2. Anonymous

    I am glad to see more people taking advantage of tax exempt accounts for emergency savings. I have been advocating this to friends for years. For the commenters who think it is a bad idea you are going to justify your position mathematically.

  3. Anonymous

    Out of curiosity how is the money from a ROTH 401k that is rolled into a ROTH IRA treated in regards to this? Would I be able to withdraw the contributions I made to the ROTH 401k penalty free now that it is a part of the ROTH IRA?

  4. Anonymous


    I’m curious why you’re immediately dismissive of this option “Bad idea in general…”. I think it’s an excellent way to save on taxes for someone who otherwise would not max out a retirement account for a given year. Is there anytime in particular you don’t like about the idea?

    In my case, mine is the only income to support my wife and two small children. 2009 was the first year we’ve ever maxed out both our ROTH IRAs (I contribute to my 401(k) to receive the maximum company match). The fact that much of the money came from our emergency fund didn’t impact our retirement savings for 2009. We had already contributed what we planned for the each for each ROTH, then made up the rest of the $5,000 limit from our emergency cash. Our current retirement savings percentage (without maxing both IRAs) is 15% of my gross earnings. It would be great if we managed to earmark $10K strictly for retirement into our IRAs, but that just isn’t possible right now, so I might as well “stash the cash” somewhere it’s protected from taxes.

  5. Anonymous

    This is actually the emergency fund strategy I use. I got the idea from the book “Why Smart People do Stupid Things with Money”, by Bert Whitehead. It’s a very interesting book, though some of the stuff he says about real estate doesn’t mesh with what happened when the economy (nearly) melted down.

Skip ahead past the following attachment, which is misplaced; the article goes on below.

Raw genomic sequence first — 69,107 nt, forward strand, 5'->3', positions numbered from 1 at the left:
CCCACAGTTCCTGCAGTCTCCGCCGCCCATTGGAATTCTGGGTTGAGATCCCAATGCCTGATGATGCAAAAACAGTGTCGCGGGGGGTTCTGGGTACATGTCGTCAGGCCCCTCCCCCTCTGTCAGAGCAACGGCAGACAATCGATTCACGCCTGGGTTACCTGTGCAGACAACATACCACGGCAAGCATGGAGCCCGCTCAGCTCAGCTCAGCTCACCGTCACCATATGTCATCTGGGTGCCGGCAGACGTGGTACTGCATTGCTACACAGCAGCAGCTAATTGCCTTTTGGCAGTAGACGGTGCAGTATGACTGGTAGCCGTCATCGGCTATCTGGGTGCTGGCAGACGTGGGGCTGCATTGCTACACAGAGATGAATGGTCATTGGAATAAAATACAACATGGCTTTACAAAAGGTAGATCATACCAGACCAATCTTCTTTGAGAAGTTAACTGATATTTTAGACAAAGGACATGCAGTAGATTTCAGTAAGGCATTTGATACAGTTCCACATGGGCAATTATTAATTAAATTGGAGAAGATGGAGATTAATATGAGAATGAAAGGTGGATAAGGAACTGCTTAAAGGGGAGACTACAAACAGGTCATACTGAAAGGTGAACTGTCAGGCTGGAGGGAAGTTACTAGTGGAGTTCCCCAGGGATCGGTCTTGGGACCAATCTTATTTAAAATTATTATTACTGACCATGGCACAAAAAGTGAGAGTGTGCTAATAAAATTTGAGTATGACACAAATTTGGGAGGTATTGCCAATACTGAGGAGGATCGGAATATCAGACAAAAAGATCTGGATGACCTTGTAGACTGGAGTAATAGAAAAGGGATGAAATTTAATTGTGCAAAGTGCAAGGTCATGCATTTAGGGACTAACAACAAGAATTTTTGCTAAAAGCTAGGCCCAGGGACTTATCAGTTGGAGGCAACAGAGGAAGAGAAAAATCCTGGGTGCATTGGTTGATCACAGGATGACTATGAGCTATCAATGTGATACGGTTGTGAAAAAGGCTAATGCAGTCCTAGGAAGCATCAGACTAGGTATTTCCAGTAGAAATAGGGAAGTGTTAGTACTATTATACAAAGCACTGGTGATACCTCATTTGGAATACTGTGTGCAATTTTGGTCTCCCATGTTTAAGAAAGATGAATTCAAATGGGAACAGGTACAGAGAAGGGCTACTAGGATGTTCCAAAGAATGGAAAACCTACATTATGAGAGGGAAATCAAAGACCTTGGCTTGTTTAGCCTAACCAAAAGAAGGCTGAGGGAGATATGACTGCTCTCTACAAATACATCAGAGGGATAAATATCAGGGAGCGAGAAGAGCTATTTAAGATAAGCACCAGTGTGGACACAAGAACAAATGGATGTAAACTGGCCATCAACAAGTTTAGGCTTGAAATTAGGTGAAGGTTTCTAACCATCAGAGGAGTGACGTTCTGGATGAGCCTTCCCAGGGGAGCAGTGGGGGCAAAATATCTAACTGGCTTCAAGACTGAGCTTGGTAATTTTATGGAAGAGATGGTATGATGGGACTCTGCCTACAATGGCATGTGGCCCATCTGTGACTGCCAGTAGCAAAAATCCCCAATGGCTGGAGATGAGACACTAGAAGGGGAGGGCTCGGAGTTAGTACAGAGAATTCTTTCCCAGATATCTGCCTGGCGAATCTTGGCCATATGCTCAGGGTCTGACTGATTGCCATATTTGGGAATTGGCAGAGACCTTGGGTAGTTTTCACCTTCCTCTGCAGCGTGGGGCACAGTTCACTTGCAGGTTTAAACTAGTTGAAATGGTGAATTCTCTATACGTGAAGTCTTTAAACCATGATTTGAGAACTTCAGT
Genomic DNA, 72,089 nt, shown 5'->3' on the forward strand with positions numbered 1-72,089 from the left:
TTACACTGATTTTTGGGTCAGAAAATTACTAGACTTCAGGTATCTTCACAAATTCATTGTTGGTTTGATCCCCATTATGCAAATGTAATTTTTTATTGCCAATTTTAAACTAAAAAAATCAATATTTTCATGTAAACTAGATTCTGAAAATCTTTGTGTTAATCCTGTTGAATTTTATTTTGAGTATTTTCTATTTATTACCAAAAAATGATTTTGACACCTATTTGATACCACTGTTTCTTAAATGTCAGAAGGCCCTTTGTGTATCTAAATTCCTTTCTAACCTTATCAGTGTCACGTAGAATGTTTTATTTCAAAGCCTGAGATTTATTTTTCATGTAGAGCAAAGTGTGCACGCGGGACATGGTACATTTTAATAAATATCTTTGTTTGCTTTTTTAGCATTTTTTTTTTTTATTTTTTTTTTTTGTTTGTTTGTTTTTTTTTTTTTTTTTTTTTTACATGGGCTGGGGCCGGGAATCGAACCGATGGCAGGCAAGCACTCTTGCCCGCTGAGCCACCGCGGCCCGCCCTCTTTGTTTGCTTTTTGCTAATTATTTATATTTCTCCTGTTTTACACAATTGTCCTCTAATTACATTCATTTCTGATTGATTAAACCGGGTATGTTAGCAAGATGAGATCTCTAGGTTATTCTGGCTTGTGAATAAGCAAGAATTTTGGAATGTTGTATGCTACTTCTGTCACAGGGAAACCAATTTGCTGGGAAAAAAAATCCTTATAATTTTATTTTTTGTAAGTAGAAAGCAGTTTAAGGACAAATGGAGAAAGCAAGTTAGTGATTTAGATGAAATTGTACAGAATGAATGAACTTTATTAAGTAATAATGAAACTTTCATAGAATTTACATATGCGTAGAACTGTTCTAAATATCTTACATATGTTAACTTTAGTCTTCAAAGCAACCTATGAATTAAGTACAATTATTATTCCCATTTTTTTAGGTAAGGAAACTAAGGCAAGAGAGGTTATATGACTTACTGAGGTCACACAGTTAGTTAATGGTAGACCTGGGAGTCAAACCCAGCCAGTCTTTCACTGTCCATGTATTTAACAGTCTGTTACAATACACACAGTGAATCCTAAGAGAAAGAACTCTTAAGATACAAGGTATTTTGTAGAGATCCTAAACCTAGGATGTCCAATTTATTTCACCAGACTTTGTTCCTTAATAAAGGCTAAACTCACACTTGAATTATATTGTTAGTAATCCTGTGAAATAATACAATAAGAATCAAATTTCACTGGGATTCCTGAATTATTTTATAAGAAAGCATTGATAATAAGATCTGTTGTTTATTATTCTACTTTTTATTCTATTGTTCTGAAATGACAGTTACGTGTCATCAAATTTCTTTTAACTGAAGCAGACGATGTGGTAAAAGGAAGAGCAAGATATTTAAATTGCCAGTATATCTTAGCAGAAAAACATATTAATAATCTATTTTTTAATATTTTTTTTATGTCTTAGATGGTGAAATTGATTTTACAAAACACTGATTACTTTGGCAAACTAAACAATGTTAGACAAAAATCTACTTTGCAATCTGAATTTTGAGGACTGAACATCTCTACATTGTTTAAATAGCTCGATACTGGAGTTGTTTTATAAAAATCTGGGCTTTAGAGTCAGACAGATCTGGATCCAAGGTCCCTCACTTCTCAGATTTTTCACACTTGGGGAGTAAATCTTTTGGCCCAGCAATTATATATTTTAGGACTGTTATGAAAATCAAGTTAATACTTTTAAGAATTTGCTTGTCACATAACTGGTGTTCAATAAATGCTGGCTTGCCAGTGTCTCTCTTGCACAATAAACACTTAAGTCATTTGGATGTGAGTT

The strategy described by the book is to keep at least 10% (my goal is actually 15%) of annual income in a checking/savings/cash account to cover unplanned large expenses, such as when a vehicle needs emergency repairs or a family member takes a trip to the ER. On top of the readily-accessible cash account, set aside 20% of annual income in retirement accounts (ROTH for those who qualify). This is the true emergency fund, only to be accessed due to a major life event, such as significant injury, illness or loss of job. If the emergency fund needs to be tapped, chances are it will be the major source of income, and therefore the tax penalties for removing funds will be diminished (and zero if using a ROTH and only removing contributions). The emergency funds should be in “stable” investments such as CDs, US Treasuries, money market funds or inflation protected securities. You’re not trying to hit a home run with this, you want the money there if you need it.

    I am still in the process of getting this all set up (I’m about half done – it takes time due to contribution limits on retirement accounts). I’m going with a 50/50 split of local credit union ROTH CDs and the Vanguard TIPS index fund.

    I like this approach for three reasons:
    1) I avoid taxes on the earnings.In this interest climate it’s a minor concern, but I don’t believe interest rates will stay this low over the long term.
    2) The money is not readily accessible. It’s a cushion against the truly difficult times in life, not an account to pull money from to pay for whatever seems like the “emergency” of the moment.
    3) If I never tap this emergency fund, I have gained a lot of money to use in retirement, tax-free (for ROTH accounts). This is not money I typically include in figuring how much I have saved for retirement, so if it’s still there in 30 years, I just got a bonus!

    I’m happy with this solution, but I’m very interested in what others have to say.

  6. Anonymous

    Thanks…the Roth as a contingency (as opposed to an emergency) fund is something I have been thinking of lately. I look at the contingency fund as something I can withdraw only in worse case scenarios and something that is penalty free.

    I had a question. While Roth contributions can be withdrawn penalty free, should we track other things? For instance, if I have only made one $1000 contribution 2 years ago and this is now valued at $960 which includes $60 of dividends, can I withdraw -penalty free – the whole $960 or only $900 (i.e. less $60 of dividends)?